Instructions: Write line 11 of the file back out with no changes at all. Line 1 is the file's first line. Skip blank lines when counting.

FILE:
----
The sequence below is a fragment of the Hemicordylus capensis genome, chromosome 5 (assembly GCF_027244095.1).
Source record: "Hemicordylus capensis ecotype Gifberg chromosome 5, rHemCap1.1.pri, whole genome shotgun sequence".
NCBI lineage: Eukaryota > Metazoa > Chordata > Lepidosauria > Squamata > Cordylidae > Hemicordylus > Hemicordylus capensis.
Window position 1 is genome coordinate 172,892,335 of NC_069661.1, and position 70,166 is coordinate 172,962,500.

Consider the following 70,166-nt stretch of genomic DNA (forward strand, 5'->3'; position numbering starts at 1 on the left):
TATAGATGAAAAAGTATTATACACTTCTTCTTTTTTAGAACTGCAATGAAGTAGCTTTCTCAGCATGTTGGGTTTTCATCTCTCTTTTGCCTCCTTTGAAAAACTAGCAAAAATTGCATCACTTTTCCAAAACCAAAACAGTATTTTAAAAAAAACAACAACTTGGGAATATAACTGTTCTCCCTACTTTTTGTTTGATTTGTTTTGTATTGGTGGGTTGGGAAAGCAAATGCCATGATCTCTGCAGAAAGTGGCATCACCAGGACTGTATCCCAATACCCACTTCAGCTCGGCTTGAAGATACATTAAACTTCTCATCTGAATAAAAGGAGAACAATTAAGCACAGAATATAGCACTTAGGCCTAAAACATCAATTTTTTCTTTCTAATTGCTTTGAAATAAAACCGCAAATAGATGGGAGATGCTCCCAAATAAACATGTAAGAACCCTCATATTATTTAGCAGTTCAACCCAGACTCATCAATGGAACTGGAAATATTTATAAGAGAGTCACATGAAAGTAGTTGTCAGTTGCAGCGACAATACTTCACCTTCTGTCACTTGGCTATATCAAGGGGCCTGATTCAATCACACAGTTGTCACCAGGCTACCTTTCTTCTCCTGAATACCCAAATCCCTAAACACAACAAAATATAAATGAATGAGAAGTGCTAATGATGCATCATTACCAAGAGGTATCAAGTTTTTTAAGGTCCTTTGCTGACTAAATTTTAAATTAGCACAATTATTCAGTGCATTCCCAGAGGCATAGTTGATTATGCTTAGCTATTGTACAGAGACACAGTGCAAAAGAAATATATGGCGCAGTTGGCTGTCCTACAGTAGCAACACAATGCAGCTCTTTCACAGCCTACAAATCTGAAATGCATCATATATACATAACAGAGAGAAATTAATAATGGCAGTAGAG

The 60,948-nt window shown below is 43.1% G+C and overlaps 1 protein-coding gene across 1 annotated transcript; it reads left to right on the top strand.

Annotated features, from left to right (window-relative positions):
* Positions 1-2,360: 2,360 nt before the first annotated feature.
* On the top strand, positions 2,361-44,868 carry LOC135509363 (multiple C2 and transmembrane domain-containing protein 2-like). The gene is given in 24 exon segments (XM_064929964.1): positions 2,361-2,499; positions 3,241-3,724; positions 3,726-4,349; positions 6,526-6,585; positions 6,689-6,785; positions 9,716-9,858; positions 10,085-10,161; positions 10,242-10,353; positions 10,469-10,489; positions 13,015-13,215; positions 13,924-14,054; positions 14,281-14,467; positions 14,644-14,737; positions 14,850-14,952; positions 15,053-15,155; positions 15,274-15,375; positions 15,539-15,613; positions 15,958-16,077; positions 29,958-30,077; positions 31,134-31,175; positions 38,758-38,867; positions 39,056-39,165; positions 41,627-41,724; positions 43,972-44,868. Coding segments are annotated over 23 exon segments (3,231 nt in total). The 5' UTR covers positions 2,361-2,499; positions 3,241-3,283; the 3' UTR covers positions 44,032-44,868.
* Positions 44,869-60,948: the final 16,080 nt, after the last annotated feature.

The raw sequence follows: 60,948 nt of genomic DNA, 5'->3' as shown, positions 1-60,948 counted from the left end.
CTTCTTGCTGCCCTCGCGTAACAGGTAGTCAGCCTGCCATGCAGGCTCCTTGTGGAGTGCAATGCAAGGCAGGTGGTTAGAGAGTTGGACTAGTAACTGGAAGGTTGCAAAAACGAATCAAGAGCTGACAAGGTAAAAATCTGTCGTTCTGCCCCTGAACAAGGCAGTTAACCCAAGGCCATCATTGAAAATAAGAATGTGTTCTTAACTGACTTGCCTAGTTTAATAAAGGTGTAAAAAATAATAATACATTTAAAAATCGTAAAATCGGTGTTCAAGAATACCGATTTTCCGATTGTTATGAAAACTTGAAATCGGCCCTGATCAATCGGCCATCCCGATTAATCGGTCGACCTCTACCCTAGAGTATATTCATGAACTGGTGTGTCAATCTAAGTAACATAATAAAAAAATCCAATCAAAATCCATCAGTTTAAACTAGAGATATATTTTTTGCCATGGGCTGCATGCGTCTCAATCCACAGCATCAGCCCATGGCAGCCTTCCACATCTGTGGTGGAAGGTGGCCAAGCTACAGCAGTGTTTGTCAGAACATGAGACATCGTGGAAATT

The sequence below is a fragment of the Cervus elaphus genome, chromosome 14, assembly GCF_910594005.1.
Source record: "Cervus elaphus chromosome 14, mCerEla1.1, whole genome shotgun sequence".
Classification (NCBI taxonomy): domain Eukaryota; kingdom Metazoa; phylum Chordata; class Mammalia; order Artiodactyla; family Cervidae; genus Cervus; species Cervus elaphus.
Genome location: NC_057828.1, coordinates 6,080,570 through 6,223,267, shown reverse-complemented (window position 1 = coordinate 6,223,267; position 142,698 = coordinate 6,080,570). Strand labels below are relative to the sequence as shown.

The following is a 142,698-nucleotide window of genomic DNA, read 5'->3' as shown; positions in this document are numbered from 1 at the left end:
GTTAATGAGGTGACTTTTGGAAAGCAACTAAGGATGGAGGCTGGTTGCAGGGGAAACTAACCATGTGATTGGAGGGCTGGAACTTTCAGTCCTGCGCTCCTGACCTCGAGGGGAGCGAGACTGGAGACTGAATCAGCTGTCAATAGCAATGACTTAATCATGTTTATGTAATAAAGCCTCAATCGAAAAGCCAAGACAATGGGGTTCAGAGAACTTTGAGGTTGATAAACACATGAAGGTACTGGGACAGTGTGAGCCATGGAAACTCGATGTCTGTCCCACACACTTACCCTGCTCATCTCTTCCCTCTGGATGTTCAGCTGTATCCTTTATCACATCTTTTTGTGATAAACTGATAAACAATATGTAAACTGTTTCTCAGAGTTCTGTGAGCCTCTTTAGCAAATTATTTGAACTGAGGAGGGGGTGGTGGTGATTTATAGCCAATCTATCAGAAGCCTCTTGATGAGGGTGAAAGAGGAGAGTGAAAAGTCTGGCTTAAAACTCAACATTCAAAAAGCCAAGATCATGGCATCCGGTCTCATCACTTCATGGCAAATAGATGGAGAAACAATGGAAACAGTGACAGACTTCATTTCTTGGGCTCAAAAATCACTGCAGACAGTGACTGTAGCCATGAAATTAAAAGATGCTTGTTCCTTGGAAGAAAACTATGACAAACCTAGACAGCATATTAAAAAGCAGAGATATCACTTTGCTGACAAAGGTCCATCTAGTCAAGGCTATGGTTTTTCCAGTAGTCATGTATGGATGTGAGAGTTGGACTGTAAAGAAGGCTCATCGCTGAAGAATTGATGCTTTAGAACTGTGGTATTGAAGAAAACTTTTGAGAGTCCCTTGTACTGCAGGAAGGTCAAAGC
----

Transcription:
* Positions 44,869-60,948: the final 16,080 nt, after the last annotated feature.